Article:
SAN DIEGO — Bishop Robert W. McElroy celebrated a Mass for Racial Healing, for and with the Asian and Pacific Islander community, on the evening of April 15 at Good Shepherd Parish, accompanied by Auxiliary Bishop John Dolan and more than a dozen priests.
At the beginning of the Homily, Vicar General Father Michael Pham, the parish’s pastor, cited passages from the Matthew 27:32-37, followed by Bishop McElroy’s message. The text of the Homily follows:
“As they were going out they met a man from Cyrene named Simon, and they forced him to carry the cross. They came to a place called Golgotha, which means the place of the skull. There, they offered Jesus wine to drink, mixed with gall; but after tasting it, he refused to drink it. When they had crucified him, they divided his clothes by casting lots. And sitting down, they kept watch over him there. Above his head, they placed the written charge against him: This is Jesus, the King of the Jews.”
The Chinese Exclusion Act, passed in 1882, prohibited the immigration of all Chinese laborers into the United States. It was and remains the only law to have been implemented to prevent all members of a specific ethnic or national group from immigrating to the United States. In its wake, anti-Chinese Americans physically forced Chinese communities to flee to other areas.
“Two rebels were crucified with him, one on his right and one on his left. Those who passed by hurled insults at him, shaking their heads.”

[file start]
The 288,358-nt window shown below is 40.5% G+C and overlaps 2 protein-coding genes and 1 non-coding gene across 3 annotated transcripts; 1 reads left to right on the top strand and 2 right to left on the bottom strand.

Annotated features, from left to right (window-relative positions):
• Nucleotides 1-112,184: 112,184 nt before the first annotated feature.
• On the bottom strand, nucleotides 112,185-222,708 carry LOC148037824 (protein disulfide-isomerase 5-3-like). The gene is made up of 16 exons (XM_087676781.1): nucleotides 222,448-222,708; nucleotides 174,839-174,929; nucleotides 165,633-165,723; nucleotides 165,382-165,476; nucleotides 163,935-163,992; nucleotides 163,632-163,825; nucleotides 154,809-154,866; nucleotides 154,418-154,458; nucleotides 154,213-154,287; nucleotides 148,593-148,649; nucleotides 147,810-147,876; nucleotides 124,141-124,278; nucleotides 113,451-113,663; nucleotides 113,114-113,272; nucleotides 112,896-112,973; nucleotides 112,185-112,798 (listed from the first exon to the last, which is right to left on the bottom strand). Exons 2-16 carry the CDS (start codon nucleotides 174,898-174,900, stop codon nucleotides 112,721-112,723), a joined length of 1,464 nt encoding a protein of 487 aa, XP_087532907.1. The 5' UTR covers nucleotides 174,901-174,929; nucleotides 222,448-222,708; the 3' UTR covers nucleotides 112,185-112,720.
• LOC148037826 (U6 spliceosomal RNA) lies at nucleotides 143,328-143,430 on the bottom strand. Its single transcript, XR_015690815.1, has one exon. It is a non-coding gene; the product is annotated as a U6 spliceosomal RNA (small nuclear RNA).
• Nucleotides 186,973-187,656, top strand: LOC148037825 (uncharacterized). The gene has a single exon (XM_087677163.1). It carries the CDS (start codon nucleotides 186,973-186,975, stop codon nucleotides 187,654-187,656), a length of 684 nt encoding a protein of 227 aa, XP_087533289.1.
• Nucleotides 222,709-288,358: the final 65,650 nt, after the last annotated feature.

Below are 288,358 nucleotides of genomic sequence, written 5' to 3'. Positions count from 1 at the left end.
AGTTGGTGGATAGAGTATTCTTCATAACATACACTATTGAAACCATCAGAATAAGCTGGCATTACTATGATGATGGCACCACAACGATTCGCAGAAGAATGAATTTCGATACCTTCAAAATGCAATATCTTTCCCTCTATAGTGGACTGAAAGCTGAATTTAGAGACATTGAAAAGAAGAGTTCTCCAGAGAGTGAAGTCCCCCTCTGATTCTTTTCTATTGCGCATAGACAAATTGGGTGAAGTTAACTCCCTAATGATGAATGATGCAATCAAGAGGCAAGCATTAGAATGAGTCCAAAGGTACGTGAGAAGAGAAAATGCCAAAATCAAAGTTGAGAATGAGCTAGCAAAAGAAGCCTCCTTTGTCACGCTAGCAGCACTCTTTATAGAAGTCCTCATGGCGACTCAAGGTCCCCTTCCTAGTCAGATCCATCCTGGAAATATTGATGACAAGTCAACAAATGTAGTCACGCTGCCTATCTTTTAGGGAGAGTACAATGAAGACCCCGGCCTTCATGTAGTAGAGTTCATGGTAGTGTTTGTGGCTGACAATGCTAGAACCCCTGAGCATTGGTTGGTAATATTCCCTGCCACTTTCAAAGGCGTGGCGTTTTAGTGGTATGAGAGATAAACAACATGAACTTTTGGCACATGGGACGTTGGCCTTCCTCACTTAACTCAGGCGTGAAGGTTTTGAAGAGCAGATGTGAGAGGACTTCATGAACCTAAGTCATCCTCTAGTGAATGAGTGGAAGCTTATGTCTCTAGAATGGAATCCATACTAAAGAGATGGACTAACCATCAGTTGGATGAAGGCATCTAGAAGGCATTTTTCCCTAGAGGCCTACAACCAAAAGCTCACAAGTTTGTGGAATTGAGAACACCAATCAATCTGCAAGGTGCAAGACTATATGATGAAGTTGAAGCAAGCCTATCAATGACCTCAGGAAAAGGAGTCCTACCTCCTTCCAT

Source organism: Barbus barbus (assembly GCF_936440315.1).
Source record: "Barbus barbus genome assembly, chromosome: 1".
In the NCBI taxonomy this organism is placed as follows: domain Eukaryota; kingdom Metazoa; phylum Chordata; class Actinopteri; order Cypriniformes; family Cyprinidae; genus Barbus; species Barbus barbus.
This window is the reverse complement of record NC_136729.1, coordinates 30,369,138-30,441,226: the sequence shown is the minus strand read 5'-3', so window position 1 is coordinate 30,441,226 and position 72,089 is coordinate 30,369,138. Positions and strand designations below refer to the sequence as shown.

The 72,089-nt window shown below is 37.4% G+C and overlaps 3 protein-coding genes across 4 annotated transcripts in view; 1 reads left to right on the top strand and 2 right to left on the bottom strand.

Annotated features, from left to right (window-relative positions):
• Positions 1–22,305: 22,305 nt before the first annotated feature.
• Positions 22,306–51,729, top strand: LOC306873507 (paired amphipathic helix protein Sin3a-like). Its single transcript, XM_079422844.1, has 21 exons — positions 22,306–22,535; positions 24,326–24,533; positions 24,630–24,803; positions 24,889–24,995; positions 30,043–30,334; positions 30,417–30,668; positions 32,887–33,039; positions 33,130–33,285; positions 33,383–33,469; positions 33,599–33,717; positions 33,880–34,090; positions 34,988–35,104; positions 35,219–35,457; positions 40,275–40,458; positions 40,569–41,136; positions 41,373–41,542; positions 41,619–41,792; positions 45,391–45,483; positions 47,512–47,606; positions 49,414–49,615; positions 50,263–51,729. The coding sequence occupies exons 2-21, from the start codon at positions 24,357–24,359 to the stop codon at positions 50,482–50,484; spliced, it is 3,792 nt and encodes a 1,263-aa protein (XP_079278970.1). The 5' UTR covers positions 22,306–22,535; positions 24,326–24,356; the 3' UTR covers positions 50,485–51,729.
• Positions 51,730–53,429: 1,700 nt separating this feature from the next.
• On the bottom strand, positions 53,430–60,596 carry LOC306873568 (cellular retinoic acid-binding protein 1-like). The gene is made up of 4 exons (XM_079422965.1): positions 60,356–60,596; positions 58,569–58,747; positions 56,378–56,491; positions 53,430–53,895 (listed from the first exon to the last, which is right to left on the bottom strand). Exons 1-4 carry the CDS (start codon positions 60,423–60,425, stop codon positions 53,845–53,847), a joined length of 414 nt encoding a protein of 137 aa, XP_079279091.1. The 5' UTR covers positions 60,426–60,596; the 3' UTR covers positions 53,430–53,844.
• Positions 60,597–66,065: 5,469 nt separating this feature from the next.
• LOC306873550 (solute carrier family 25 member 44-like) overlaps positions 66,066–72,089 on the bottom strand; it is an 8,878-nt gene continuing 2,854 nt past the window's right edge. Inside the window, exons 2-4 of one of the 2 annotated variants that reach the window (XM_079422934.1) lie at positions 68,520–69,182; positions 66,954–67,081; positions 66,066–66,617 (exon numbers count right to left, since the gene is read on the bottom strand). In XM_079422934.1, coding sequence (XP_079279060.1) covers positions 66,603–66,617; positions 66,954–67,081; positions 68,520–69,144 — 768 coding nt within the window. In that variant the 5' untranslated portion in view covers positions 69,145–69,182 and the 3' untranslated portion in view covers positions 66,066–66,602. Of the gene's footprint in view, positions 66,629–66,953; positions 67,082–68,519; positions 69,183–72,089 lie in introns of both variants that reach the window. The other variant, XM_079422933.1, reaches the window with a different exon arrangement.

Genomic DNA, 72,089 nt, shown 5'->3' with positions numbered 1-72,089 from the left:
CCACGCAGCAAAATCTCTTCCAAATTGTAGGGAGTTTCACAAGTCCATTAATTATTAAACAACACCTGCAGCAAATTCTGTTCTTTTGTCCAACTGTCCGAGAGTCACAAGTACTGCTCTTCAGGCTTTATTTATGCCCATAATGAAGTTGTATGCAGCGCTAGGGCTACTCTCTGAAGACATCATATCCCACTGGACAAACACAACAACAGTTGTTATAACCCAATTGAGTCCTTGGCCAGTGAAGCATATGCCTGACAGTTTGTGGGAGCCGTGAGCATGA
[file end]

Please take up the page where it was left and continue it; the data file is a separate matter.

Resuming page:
In the l930’s animosity toward Filipinos in California led to a vicious vigilante movement designed to fight what they termed the “Third Asiatic Invasion.” When riots broke out in Watsonville in l931, Filipino residents were dragged from their homes, severely beaten, and left for dead. Violence spread throughout California, bringing terror to the entire Filipino population
“From noon until three in the afternoon, darkness came over all the land. About three in the afternoon Jesus cried out in a loud voice: “Eli, Eli, lema sabachthani!,” which means “My God My God, why have you forsaken me…”
In 1942 more than 100,000 Japanese and Japanese-American residents of California were forced to leave their homes, jobs and communities and move to government-run internment camps in the interior of the United States. For almost four years they led a life of regimentation and little freedom, and while fear of Japanese spying was the pretext for this massive upheaval of lives and families, racial animosity was the genuine reason for internment.
“And when Jesus cried out again in a loud voice, Jesus surrendered his spirit.”
The motivation which led Patrick Purdy to Stockton’s Cleveland Elementary School in l989 was simple: an abiding hatred of Southeast Asians. Armed with that hatred and a gun, he killed five children and wounded 32 others. The victims were overwhelmingly from Vietnam and other countries of Southeast Asia.